A pilot of an American Airlines fell ill and died on the plane heading to Boston forcing it to make an emergency landing with 147 passengers onboard.
The news was broken by an aviation official who said that on Monday morning the co-pilot of the plane had taken charge and made an emergency landing as the captain became incapacitated.
The aircraft which landed safely at the Syracuse Hancock International Airport shortly after 7 am was an Airbus A320 and was en route from Phoenix to Boston, when it had to be diverted to Syracuse in response to the emergency.
An official statement was issued later by the American Airlines, which said:
“Unfortunately, our pilot passed away, we are incredibly saddened by this event, and we are focused on caring for our pilot’s family and colleagues.”
Though, the airline made the statement announcing the pilot’s death, they initially had declined to release the name or any other detail about the pilot.
Following the death, many known news networks identified the pilot to be 57-year-old Michael Johnston, who apparently suffered a heart attack.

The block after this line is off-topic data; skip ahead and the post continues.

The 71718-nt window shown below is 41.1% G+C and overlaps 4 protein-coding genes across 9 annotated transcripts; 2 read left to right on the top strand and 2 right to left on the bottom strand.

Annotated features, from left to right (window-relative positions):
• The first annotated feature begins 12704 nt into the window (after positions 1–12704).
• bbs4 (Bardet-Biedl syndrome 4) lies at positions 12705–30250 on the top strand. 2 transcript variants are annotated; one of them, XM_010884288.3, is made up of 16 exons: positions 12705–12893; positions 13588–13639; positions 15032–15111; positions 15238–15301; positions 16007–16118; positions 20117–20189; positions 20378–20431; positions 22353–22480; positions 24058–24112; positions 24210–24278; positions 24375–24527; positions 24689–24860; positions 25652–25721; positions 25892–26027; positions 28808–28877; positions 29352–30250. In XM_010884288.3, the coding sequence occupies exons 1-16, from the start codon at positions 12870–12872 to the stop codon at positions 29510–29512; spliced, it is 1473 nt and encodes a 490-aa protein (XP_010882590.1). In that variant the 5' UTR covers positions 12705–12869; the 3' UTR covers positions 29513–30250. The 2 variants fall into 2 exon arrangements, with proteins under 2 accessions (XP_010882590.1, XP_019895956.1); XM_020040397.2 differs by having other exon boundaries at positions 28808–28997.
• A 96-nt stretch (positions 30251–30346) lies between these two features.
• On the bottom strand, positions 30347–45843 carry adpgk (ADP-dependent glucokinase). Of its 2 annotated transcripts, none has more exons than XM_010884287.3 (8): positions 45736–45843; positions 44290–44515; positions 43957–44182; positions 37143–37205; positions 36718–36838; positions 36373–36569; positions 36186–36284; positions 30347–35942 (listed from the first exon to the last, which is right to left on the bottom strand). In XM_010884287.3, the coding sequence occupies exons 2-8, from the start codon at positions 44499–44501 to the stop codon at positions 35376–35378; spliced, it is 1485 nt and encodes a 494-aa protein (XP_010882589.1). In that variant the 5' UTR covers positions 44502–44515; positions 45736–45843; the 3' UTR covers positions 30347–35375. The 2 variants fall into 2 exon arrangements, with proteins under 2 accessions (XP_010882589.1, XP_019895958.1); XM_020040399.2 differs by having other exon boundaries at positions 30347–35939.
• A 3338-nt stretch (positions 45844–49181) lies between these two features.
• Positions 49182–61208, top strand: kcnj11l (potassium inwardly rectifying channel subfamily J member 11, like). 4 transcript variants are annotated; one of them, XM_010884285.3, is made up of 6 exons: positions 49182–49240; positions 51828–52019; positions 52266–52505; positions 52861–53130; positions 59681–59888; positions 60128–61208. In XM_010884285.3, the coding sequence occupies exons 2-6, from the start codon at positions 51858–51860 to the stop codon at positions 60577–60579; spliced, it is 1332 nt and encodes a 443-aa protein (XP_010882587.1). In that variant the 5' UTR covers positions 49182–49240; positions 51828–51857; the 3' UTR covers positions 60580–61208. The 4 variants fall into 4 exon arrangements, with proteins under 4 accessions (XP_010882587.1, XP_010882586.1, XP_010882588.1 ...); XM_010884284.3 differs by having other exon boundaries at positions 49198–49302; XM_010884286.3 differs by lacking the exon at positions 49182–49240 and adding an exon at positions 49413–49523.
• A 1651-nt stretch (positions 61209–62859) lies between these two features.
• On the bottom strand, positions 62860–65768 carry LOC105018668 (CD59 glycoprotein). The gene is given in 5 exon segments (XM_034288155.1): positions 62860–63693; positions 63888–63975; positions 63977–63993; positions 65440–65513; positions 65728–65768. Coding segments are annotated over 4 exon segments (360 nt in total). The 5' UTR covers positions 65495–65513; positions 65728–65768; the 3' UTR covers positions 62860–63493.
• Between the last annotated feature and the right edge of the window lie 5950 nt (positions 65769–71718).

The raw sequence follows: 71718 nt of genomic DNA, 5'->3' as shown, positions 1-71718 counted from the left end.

Though his body has been sent for an autopsy, preliminary toxicology tests showed that the death was the “result of natural diseases”. His wife later revealed that he had a double bypass surgery back in 2006.
Though such incidents are rare, it is not unheard of. The pilots are set to go though regular medical and fitness tests every year, and twice a year if they are over 40.
Back in 2009, a Continental Airlines airliner too had to make an emergency landing at the Newark Liberty International Airport after its 60-year-old captain had died of a heart attack.
Two months before this episode, a passenger had to land a privately operated twin-engine plane at Southwest Florida International Airport when the pilot had died shortly after take-off.
The passenger was a trainee pilot and had saved four lives in that incident.